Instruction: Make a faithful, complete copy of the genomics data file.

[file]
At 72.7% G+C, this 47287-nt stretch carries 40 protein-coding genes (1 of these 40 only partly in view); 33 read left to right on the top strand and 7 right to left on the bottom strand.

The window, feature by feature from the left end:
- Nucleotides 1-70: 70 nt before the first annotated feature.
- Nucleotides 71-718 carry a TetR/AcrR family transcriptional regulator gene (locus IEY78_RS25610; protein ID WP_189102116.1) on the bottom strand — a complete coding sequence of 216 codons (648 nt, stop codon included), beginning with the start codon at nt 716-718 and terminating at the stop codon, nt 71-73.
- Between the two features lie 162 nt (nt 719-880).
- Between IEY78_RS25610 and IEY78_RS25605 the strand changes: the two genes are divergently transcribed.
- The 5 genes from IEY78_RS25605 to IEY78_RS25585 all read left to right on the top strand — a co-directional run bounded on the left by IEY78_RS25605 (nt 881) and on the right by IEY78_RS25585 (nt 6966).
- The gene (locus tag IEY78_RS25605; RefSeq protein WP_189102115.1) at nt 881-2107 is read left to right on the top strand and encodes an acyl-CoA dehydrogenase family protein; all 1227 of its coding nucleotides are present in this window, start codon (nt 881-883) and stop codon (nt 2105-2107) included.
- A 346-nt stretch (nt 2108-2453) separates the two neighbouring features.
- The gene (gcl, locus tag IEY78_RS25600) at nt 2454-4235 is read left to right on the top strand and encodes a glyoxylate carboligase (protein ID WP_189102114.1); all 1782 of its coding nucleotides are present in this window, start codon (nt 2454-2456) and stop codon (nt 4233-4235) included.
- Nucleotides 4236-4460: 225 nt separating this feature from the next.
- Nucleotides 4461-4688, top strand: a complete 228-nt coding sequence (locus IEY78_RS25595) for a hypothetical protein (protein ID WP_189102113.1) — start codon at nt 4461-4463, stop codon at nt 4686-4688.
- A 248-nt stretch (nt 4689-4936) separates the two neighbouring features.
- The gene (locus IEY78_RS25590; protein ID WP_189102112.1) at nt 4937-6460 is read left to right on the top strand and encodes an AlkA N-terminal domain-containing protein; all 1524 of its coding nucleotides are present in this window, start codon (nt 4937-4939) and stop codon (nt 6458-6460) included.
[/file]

At 72.7% G+C, this 47287-nt stretch carries 40 protein-coding genes (1 of these 40 only partly in view); 33 read left to right on the top strand and 7 right to left on the bottom strand.

The window, feature by feature from the left end:
- Nucleotides 1-70: 70 nt before the first annotated feature.
- Nucleotides 71-718 carry a TetR/AcrR family transcriptional regulator gene (locus IEY78_RS25610; protein ID WP_189102116.1) on the bottom strand — a complete coding sequence of 216 codons (648 nt, stop codon included), beginning with the start codon at nt 716-718 and terminating at the stop codon, nt 71-73.
- Between the two features lie 162 nt (nt 719-880).
- Between IEY78_RS25610 and IEY78_RS25605 the strand changes: the two genes are divergently transcribed.
- The 5 genes from IEY78_RS25605 to IEY78_RS25585 all read left to right on the top strand — a co-directional run bounded on the left by IEY78_RS25605 (nt 881) and on the right by IEY78_RS25585 (nt 6966).
- The gene (locus tag IEY78_RS25605; RefSeq protein WP_189102115.1) at nt 881-2107 is read left to right on the top strand and encodes an acyl-CoA dehydrogenase family protein; all 1227 of its coding nucleotides are present in this window, start codon (nt 881-883) and stop codon (nt 2105-2107) included.
- A 346-nt stretch (nt 2108-2453) separates the two neighbouring features.
- The gene (gcl, locus tag IEY78_RS25600) at nt 2454-4235 is read left to right on the top strand and encodes a glyoxylate carboligase (protein ID WP_189102114.1); all 1782 of its coding nucleotides are present in this window, start codon (nt 2454-2456) and stop codon (nt 4233-4235) included.
- Nucleotides 4236-4460: 225 nt separating this feature from the next.
- Nucleotides 4461-4688, top strand: a complete 228-nt coding sequence (locus IEY78_RS25595) for a hypothetical protein (protein ID WP_189102113.1) — start codon at nt 4461-4463, stop codon at nt 4686-4688.
- A 248-nt stretch (nt 4689-4936) separates the two neighbouring features.
- The gene (locus IEY78_RS25590; protein ID WP_189102112.1) at nt 4937-6460 is read left to right on the top strand and encodes an AlkA N-terminal domain-containing protein; all 1524 of its coding nucleotides are present in this window, start codon (nt 4937-4939) and stop codon (nt 6458-6460) included.